Cryptocurrencies are intrinsically worthless assets, says professor of public policy and economics
Economist Kenneth Rogoff, a Professor of Public Policy and Professor of Economics at Harvard University, has written a provocative article titled “Cryptocurrencies are like lottery tickets that might pay off in future,” published in The Guardian.
One of Rogoff’s points is:
“The right way to think about cryptocurrency coins is as lottery tickets that pay off in a dystopian future where they are used in rogue and failed states.”
Rogoff adds that the long-term value of bitcoin is more likely to be $100 than $100,000.
Now, it’s worth noting that The Guardian is a politically biased outlet with a long story of rabid hostility against privacy cryptocurrencies.
It’s also worth noting that Rogoff himself doesn’t care for privacy. In his book “The Curse of Cash,” published in 2016, he urged that the United States phase out the 100-dollar bill, then the 50-dollar bill, then the 20-dollar bill, leaving only smaller denominations in circulation. According to Rogoff, cash is mostly used “to finance tax evasion, corruption, terrorism, the drug trade, human trafficking, and the rest of a massive global underground economy.”
On the contrary, I am persuaded that we should forcefully defend cash as a bastion of privacy. Cash is better than today’s cryptocurrencies, because it’s really anonymous and untraceable. Digital cash should be an equivalent of cash that can be sent electronically, but today’s cryptocurrencies fall short of this goal.
However, the fact that The Guardian and Rogoff are politically biased doesn’t mean that we shouldn’t acknowledge that the article makes some good points. Rogoff says:
“The ultimate obstacle for any cryptocurrency is that eventually there has to be a way to buy a range of goods and services beyond illicit drugs and hit men.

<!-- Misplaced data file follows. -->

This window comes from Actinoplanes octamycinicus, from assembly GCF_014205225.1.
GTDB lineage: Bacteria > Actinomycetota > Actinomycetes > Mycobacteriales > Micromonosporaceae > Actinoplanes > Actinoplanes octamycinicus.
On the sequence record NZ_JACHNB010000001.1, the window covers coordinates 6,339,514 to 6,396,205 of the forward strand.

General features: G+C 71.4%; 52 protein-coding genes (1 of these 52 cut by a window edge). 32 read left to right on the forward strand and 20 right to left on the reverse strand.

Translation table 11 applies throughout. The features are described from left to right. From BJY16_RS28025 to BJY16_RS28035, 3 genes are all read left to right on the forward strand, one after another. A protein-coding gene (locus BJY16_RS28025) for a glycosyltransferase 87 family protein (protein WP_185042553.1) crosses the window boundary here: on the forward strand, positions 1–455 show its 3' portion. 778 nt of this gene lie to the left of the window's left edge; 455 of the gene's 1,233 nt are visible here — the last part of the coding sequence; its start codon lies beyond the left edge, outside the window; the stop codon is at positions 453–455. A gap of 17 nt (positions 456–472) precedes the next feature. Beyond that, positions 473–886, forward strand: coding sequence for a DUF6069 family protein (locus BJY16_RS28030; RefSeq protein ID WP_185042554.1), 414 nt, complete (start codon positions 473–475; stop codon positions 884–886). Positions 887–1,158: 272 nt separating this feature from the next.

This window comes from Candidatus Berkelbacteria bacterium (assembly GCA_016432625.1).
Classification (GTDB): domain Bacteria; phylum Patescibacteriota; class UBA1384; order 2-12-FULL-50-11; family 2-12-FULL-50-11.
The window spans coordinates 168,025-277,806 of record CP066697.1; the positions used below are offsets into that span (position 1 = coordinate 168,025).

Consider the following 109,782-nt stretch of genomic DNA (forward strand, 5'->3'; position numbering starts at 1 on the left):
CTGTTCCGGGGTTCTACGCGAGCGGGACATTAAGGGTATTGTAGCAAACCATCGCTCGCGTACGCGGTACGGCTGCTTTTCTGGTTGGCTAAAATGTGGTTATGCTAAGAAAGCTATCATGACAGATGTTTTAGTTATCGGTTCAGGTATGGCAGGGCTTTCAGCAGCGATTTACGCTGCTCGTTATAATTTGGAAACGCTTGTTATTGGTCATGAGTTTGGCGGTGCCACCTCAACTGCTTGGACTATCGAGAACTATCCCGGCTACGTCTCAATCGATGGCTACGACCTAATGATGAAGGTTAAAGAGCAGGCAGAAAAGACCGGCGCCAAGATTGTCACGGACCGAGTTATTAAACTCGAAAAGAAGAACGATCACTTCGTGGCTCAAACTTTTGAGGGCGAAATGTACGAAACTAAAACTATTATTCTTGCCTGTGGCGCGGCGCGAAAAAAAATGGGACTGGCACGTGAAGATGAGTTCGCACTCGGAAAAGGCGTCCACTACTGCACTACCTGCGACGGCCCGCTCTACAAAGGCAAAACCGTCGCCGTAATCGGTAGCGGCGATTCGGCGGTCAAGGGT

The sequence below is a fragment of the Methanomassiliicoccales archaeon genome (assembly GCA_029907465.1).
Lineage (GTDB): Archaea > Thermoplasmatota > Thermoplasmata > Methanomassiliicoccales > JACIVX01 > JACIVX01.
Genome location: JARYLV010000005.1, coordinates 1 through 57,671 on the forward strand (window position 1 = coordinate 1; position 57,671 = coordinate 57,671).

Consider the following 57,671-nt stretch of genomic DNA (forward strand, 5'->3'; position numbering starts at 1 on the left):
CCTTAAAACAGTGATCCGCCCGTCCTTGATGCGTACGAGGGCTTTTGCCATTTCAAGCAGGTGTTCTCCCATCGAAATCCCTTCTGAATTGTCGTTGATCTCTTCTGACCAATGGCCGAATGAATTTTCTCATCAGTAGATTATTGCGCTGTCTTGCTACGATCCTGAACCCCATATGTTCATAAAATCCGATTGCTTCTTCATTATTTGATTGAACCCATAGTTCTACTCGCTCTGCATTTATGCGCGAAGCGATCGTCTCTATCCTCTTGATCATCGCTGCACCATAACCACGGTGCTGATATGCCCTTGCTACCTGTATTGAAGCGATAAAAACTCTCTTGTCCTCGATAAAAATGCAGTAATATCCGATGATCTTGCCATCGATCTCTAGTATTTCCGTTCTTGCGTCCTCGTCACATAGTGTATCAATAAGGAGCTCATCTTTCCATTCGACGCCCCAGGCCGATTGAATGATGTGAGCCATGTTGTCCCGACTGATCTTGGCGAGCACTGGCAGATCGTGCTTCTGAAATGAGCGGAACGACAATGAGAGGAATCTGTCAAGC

“Take away near-anonymity and no one will want to use it; keep it and advanced-economy governments will not tolerate it.”
Rogoff seems to think that cryptocurrencies are used only by criminals for criminal activities, which is plainly wrong. But the point that cryptocurrencies are not used enough by normal people for legitimate activities is valid.
The vast majority of bitcoin holders are not criminals, but speculators who buy bitcoin in the hope of selling their coins much higher when the price goes up.
When the price goes up, the speculators “hodl” their bitcoins instead of spending them. When the price goes down, most people panic-sell. This doesn’t help establishing bitcoin as a form of digital cash that is actually used, and therefore has intrinsic value. I have argued that bitcoin and other cryptocurrencies are doomed to failure if they don’t become digital cash that people actually use.
Another real problem underlined by Rogoff is that governments aren’t likely to tolerate currencies that they don’t and can’t control for much longer.
“Regulators are gradually waking up to the fact that they cannot countenance large expensive-to-trace transaction technologies that facilitate tax evasion and criminal activity… [When] it comes to new forms of money, the private sector may innovate, but in due time the government regulates and appropriates.”
And if governments ever make it illegal to use coins in retail stores and banks, their value must ultimately collapse.”
Rogoff is wrong in thinking that cryptocurrencies are only used for tax evasion and criminal activity, but he is right in thinking that governments are against cryptocurrencies that offer a potential for anonymous or difficult to trace transactions, and he is right in thinking that governments are likely to clamp down on cryptocurrencies, more and more. Cryptocurrencies are not “too big to fail” — they are still a tiny mote in the overall scheme of things — and total bans are certainly plausible if not likely.
Add this vulnerability to the fact that cryptocurrencies are not routinely used as digital cash, and the future looks gloomy indeed. Rogoff says:
“[Economists] (including me) who have worked on this kind of problem for five decades have found that price bubbles surrounding intrinsically worthless assets must eventually burst.”
But cryptocurrencies are not necessarily “intrinsically worthless assets.” On the contrary, if and when cryptocurrencies will take off as private digital cash, they’ll have a lot of intrinsic worth, just like paper cash.
Image from Wikimedia Commons.